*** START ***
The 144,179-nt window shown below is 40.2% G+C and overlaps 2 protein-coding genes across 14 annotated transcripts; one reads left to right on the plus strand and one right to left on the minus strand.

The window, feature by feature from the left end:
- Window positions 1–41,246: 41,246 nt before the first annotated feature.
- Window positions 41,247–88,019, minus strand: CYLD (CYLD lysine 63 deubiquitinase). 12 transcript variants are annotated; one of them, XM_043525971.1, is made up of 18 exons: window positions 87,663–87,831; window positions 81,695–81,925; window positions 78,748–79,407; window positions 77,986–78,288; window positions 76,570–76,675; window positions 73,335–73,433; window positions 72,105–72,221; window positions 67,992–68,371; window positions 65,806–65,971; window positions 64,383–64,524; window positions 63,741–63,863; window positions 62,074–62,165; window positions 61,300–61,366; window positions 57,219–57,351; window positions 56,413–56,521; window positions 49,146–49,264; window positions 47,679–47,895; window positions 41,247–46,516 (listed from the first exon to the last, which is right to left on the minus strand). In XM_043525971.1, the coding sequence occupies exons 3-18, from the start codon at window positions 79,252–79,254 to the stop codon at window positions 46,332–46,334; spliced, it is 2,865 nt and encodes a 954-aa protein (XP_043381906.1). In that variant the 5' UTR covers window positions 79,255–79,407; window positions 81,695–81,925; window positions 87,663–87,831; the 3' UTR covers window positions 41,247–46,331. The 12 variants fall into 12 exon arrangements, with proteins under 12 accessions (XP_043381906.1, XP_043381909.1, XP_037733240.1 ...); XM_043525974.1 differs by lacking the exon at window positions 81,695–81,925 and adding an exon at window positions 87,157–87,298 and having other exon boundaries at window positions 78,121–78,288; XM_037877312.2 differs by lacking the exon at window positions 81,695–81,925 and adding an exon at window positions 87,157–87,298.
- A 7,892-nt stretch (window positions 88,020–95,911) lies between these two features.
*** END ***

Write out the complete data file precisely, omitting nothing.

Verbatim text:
The 144,179-nt window shown below is 40.2% G+C and overlaps 2 protein-coding genes across 14 annotated transcripts; one reads left to right on the plus strand and one right to left on the minus strand.

The window, feature by feature from the left end:
- Window positions 1–41,246: 41,246 nt before the first annotated feature.
- Window positions 41,247–88,019, minus strand: CYLD (CYLD lysine 63 deubiquitinase). 12 transcript variants are annotated; one of them, XM_043525971.1, is made up of 18 exons: window positions 87,663–87,831; window positions 81,695–81,925; window positions 78,748–79,407; window positions 77,986–78,288; window positions 76,570–76,675; window positions 73,335–73,433; window positions 72,105–72,221; window positions 67,992–68,371; window positions 65,806–65,971; window positions 64,383–64,524; window positions 63,741–63,863; window positions 62,074–62,165; window positions 61,300–61,366; window positions 57,219–57,351; window positions 56,413–56,521; window positions 49,146–49,264; window positions 47,679–47,895; window positions 41,247–46,516 (listed from the first exon to the last, which is right to left on the minus strand). In XM_043525971.1, the coding sequence occupies exons 3-18, from the start codon at window positions 79,252–79,254 to the stop codon at window positions 46,332–46,334; spliced, it is 2,865 nt and encodes a 954-aa protein (XP_043381906.1). In that variant the 5' UTR covers window positions 79,255–79,407; window positions 81,695–81,925; window positions 87,663–87,831; the 3' UTR covers window positions 41,247–46,331. The 12 variants fall into 12 exon arrangements, with proteins under 12 accessions (XP_043381906.1, XP_043381909.1, XP_037733240.1 ...); XM_043525974.1 differs by lacking the exon at window positions 81,695–81,925 and adding an exon at window positions 87,157–87,298 and having other exon boundaries at window positions 78,121–78,288; XM_037877312.2 differs by lacking the exon at window positions 81,695–81,925 and adding an exon at window positions 87,157–87,298.
- A 7,892-nt stretch (window positions 88,020–95,911) lies between these two features.